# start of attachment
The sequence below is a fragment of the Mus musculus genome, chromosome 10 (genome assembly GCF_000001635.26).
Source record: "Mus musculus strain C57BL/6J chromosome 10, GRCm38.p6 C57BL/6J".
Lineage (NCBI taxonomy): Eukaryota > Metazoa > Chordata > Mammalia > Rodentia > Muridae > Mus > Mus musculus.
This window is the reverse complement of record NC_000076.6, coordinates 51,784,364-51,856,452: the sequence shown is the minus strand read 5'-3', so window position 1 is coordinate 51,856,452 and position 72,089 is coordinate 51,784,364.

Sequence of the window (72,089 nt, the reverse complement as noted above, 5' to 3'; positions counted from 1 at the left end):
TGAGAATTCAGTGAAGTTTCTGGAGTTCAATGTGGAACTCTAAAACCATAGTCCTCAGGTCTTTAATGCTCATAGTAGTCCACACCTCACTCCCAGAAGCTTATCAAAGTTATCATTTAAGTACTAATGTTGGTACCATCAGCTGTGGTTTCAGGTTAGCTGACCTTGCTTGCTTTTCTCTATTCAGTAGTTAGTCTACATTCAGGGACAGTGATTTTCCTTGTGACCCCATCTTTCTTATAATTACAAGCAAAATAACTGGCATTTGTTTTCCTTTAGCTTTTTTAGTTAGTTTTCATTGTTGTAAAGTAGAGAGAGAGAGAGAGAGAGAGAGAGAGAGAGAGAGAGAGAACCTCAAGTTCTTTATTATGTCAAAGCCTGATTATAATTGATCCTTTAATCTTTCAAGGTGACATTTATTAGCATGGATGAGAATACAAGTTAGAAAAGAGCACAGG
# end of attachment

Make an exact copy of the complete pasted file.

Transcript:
The sequence below is a fragment of the Mus musculus genome, chromosome 10 (genome assembly GCF_000001635.26).
Source record: "Mus musculus strain C57BL/6J chromosome 10, GRCm38.p6 C57BL/6J".
Lineage (NCBI taxonomy): Eukaryota > Metazoa > Chordata > Mammalia > Rodentia > Muridae > Mus > Mus musculus.
This window is the reverse complement of record NC_000076.6, coordinates 51,784,364-51,856,452: the sequence shown is the minus strand read 5'-3', so window position 1 is coordinate 51,856,452 and position 72,089 is coordinate 51,784,364.

Sequence of the window (72,089 nt, the reverse complement as noted above, 5' to 3'; positions counted from 1 at the left end):
TGAGAATTCAGTGAAGTTTCTGGAGTTCAATGTGGAACTCTAAAACCATAGTCCTCAGGTCTTTAATGCTCATAGTAGTCCACACCTCACTCCCAGAAGCTTATCAAAGTTATCATTTAAGTACTAATGTTGGTACCATCAGCTGTGGTTTCAGGTTAGCTGACCTTGCTTGCTTTTCTCTATTCAGTAGTTAGTCTACATTCAGGGACAGTGATTTTCCTTGTGACCCCATCTTTCTTATAATTACAAGCAAAATAACTGGCATTTGTTTTCCTTTAGCTTTTTTAGTTAGTTTTCATTGTTGTAAAGTAGAGAGAGAGAGAGAGAGAGAGAGAGAGAGAGAGAGAGAGAACCTCAAGTTCTTTATTATGTCAAAGCCTGATTATAATTGATCCTTTAATCTTTCAAGGTGACATTTATTAGCATGGATGAGAATACAAGTTAGAAAAGAGCACAGG